Earlier this year, Facebook invited users into a world beyond the “like” button via an expanded array of emojis. The new Facebook Reactions are the result of over a year of global research to develop icons that work effectively across a wide range of cultures, resulting in six new expressions: love, haha, yay, wow, sad, and angry:
The addition of these new emojis raises questions for Facebook advertisers: What does it mean when a consumer “yays” or “sad faces” your sponsored post? How do brands most effectively engage with customers through expressions rather than words? The expanded set of reactions raise even more potentially complicated issues for pharmaceutical advertisers who must navigate complex legal, medical, and regulatory norms in the rapidly evolving world of digital advertising.
Does this new phenomenon mean pharmaceutical advertisers have even more reason to stay far, far away from Facebook? Perhaps, but there are equally compelling reasons to engage with consumers on a more emotional level. Consumer psychologist Kit Yarrow points out that great advertising has always “circumvented the rational parts of our brains by relying on visual images to conjure up emotions". Emotional experience accounts for almost half of customer loyalty to a brand, according to Forrester Research. Emoji reactions also provide rich data about consumer response, providing the opportunity to understand not just emotional responses, but the drivers of these consumer emotions.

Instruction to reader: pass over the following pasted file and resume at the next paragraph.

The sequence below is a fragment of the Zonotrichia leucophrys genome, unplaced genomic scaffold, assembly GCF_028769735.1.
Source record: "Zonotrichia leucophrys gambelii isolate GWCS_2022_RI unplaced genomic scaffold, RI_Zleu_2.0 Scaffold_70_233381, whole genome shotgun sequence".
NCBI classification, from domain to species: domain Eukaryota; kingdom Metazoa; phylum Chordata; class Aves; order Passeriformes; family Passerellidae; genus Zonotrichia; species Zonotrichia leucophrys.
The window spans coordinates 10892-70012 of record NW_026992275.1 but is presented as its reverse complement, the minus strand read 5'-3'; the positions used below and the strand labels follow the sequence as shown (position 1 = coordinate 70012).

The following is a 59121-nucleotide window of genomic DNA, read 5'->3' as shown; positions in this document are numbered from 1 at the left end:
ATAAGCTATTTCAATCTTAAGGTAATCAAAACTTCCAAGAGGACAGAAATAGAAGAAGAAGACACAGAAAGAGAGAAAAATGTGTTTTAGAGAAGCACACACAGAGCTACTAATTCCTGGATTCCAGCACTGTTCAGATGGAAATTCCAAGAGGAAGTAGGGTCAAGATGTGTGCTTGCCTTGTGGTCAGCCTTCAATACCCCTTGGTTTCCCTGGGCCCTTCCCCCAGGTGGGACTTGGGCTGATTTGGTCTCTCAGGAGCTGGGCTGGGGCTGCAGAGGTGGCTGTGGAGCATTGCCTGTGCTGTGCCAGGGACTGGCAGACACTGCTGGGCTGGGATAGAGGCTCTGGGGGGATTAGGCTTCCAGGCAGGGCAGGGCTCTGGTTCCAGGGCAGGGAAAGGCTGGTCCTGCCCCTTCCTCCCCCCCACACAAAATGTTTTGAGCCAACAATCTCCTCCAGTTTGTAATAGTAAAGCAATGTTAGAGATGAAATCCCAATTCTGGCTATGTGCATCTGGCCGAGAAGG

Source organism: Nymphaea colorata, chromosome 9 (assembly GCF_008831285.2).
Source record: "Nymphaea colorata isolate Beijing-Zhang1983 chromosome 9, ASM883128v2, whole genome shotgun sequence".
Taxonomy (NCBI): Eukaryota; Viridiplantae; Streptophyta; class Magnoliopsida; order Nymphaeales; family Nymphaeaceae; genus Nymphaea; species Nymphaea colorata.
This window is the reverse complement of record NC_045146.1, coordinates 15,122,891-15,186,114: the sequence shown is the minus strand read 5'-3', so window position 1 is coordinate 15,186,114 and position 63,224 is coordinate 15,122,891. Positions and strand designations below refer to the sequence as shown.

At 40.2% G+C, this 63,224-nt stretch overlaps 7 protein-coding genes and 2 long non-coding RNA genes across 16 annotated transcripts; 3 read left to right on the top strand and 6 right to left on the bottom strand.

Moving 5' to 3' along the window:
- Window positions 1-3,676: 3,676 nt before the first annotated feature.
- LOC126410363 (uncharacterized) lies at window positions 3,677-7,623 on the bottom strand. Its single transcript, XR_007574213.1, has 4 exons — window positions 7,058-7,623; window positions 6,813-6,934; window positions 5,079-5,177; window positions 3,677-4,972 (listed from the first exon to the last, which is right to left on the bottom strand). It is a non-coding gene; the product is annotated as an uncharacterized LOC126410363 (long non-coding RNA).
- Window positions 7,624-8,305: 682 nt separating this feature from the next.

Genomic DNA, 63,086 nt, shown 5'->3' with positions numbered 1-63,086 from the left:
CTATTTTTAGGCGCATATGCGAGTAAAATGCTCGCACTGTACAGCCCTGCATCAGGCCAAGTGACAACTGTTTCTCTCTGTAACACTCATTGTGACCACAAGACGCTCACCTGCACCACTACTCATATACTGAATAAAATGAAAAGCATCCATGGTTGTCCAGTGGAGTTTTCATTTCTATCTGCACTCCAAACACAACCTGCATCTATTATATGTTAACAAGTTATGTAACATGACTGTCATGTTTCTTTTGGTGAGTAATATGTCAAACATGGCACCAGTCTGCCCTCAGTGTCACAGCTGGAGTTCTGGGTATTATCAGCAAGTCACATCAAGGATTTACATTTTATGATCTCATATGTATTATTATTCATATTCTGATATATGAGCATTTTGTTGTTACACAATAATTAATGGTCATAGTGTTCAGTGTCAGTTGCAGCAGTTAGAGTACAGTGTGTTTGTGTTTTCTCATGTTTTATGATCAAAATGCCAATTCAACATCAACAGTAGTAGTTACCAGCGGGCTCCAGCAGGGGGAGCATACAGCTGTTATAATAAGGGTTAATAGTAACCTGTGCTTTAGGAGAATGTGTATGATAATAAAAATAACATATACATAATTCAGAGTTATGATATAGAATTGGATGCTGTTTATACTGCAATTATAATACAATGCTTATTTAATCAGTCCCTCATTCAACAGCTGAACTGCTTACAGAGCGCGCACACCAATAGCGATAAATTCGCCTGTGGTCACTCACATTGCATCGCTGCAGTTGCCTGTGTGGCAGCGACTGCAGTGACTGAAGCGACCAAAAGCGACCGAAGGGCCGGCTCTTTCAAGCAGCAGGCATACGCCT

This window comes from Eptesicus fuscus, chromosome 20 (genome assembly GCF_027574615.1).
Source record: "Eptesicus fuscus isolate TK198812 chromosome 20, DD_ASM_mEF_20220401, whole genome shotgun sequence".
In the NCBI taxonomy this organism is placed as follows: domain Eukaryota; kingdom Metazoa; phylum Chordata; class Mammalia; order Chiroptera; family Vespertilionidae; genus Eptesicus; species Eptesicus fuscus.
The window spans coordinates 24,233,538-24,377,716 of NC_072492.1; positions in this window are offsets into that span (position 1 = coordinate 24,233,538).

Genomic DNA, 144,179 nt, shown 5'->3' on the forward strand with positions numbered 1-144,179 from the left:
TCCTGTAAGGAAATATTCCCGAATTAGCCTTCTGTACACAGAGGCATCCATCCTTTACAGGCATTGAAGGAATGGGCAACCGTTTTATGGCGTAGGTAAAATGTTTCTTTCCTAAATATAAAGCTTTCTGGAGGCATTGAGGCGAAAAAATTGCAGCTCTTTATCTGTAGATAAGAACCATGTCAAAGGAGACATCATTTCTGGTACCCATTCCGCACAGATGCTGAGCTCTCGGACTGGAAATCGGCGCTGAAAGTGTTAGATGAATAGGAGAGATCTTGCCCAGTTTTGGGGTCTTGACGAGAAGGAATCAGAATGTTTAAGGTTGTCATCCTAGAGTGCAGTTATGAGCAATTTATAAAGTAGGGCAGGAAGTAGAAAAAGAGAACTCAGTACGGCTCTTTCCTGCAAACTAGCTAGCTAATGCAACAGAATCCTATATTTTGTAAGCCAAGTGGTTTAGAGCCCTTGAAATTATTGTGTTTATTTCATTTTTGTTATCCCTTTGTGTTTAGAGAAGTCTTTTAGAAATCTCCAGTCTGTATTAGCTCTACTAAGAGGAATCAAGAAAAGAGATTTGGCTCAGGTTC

Pharmaceutical marketers are unlikely to be embark on “emoji-filled campaigns” in the near future given the nature of their products. Migraine pills and asthma inhalers don’t necessarily lend themselves to customized emojis in the same way that new chip flavors and artisanal beers do. Nevertheless, if we can give one piece of advice to pharmaceutical advertisers, it is this: Patients are people, too. People who grapple with strong emotions about the medical conditions that affect them.
Patients suffering from a medical condition might respond emotionally to your products. Let them. Combining “facts with emotion” to engage customers on an emotional level is the next generation of marketing.